The action is well choreographed as Mike confesses his love – it’s actually quite lovely the way it rolls out, with the coffee pot and the room key. This time when Adam catches Eileen and Mike in an embrace, he simply leaves them alone. The epilogue declares that wonderful things can happen to a girl – if she stays virtuous. It’s all a charming piece of how the mating game worked in 1963. In addition, you get a sense that Sunday in New York is to be best enjoyed laying on the couch on a Sunday afternoon. The idea that someone in Philadelphia would take the train in to hang out in Manhattan is just wonderful and serves as much food for a vintage-leaning imagination.
Gary: thanks for writing about one of my favourite “New York City” movies. I believe that I had previously mentioned this movie, when I commented on your article about “Barefoot in the Park.” I also love, love, Adam’s apartment and would love to have that footprint in my own living quarters. I also looked for, over the years, articles about the apartment, and at one time I had a link to someone’s blog who had all sorts of information about how it was built/photos of it, etc. I’m going to see if I still have that link, and if it still works, will send it to you.
Again, love everything about, and every actor in this movie. I love the soundtrack and may I say that I envy the fact that you have the LP of the movie’s soundtrack. Lucky guy.
I’m glad you enjoyed the article, Betty and yes, I recall you mentioning this film in your comment on Barefoot in the Park; when I read it I grinned knowing that a review of Sunday in New York was coming!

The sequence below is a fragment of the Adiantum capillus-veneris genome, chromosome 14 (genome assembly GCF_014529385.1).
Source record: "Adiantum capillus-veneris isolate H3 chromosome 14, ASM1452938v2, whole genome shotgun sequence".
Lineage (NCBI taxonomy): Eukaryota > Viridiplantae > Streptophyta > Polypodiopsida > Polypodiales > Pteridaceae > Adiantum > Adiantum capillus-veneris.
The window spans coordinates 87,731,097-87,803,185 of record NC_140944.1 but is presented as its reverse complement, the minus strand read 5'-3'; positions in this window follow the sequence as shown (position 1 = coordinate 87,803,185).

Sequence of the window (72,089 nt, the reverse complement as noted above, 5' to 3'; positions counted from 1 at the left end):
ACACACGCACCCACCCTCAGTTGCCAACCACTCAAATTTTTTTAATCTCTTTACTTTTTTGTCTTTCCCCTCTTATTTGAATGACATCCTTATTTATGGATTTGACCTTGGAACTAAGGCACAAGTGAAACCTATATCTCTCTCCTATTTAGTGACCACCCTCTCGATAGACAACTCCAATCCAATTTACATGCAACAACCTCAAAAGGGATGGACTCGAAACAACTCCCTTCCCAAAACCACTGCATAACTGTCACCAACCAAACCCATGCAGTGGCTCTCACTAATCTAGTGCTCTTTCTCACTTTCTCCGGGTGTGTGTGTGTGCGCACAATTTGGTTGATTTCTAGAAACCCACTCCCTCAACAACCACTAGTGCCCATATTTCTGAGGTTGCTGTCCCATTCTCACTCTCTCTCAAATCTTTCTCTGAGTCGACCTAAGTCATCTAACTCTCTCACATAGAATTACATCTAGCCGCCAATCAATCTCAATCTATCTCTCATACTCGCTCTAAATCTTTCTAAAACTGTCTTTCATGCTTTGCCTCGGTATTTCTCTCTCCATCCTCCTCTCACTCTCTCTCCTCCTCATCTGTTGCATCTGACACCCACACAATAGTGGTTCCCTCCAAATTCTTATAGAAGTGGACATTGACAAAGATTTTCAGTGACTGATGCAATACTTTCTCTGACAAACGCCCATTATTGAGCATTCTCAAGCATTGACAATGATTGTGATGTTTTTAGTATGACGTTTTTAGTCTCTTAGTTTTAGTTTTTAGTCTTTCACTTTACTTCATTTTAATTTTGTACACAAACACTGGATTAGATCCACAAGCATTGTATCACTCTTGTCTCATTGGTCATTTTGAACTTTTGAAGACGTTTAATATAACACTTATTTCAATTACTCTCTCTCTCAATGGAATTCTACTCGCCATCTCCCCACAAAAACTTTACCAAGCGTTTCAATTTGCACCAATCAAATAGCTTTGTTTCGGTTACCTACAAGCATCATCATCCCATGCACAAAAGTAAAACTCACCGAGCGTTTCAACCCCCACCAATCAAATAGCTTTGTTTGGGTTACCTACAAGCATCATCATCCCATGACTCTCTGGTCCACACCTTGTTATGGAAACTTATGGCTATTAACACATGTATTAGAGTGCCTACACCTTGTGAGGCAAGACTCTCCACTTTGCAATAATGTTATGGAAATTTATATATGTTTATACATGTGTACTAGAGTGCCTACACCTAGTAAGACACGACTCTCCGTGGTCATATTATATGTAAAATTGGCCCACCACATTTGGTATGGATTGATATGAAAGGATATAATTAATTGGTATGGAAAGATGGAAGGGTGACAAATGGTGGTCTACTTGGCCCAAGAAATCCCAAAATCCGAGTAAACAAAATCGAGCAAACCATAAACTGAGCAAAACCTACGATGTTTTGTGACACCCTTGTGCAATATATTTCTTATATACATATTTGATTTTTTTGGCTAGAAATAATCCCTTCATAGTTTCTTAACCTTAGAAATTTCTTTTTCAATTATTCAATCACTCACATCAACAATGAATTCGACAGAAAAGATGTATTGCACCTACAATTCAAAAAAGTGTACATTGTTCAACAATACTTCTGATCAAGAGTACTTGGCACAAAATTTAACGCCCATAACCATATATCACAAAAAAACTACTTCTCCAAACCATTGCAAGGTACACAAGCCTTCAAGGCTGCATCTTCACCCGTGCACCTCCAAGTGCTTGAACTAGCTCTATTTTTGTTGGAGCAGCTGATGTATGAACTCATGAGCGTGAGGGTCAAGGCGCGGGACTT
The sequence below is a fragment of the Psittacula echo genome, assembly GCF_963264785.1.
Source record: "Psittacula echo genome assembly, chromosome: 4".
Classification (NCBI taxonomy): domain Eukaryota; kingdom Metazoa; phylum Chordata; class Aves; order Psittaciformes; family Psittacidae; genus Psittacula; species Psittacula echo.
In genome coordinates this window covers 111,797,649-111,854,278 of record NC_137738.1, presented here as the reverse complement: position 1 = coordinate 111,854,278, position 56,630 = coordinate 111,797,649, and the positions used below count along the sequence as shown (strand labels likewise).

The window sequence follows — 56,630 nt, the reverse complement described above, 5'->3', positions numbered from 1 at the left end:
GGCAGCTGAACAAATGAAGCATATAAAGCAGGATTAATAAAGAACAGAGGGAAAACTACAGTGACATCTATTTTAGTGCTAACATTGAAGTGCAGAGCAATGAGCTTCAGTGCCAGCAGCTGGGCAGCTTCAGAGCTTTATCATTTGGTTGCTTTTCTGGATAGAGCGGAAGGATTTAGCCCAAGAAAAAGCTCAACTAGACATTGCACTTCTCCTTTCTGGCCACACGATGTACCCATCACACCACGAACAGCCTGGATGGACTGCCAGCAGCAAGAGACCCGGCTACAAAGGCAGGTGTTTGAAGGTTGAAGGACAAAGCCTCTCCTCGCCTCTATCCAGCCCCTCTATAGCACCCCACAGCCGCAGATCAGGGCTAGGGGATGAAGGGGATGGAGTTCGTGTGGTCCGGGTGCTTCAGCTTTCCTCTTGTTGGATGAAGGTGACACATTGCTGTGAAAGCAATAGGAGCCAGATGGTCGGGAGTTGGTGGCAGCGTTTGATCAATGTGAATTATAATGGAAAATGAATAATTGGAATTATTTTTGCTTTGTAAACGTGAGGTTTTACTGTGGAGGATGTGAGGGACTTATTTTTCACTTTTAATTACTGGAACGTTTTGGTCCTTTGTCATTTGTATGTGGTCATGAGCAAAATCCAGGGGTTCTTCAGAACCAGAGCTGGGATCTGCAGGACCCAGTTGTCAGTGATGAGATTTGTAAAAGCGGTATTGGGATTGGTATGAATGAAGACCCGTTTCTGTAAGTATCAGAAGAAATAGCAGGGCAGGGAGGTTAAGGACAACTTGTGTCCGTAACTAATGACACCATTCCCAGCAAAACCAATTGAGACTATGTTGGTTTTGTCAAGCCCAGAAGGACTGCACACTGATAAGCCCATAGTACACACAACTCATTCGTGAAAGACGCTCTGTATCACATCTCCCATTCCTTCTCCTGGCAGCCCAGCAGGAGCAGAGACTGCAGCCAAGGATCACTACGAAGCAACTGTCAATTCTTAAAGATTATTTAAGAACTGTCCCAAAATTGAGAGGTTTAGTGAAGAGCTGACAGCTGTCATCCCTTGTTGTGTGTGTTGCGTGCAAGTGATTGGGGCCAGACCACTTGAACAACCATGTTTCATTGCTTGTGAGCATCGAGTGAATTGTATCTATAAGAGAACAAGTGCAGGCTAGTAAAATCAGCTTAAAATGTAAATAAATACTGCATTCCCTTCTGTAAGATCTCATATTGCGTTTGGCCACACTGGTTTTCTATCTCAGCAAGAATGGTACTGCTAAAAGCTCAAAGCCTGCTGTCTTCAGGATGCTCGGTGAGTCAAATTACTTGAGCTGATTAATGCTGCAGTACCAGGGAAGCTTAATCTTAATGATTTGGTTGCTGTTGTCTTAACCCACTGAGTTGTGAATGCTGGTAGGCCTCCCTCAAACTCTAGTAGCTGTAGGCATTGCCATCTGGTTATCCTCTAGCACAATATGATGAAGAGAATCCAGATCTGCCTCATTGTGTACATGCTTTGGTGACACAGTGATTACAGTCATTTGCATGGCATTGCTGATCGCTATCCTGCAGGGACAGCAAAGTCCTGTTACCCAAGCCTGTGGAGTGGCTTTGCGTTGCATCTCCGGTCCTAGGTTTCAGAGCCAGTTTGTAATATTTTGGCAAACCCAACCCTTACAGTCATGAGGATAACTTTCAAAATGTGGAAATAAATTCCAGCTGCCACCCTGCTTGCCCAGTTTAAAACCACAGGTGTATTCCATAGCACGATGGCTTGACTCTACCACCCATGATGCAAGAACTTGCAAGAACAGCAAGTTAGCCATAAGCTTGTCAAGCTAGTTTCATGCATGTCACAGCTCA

I feel like I had found a blog post by someone, too that gave details on the apartment set but I couldn’t find it. That was part of my goal – to have lots of pictures of the apartment for all to see.
Thanks again for reading and for your comment.
Gary: this is one site that I had previously found in which the blogger loves the apartment as much as we do: https://www.thefilmsinmylife.com/2009/03/sunday-in-new-york-apartment.html, And here’s another site you might find interesting: http://makingniceinthemidwest.com/2013/12/13/sunday-in-new-york-1963/. You probably know about these two sites, but I thought I’d bring them to your attention.
By the way, my husband and I have been visiting New York City, during all four seasons, since 1990. The best times to visit, at least for us, have been Spring and Autumn. One year, we visited in October, and visited Rockfeller Centre. And I specifically wanted to eat in the restaurant that was featured in Sunday in New York. When we visited it, it was called The Rock Center Cafe. We managed to reserve a table which looked out onto the skating rink. The food was very good, and the view was terrific. We had a great time!
By the way, I am ashamed to say that I had actually forgotten that I owned the soundtrack on LP.
Thank you for those links. I will check them out. The second one, for sure, I visited during my research.
How lovely that you and your husband have made those trips. My wife and I have often thought of it – New York being “so close” to us and certainly do-able. I would love so much to make the trip you describe!
Great review of one of my favourite romantic films, Gary. Rod and Jane have wild chemistry and the film is so much fun. Maddy
You’re so right, Maddy.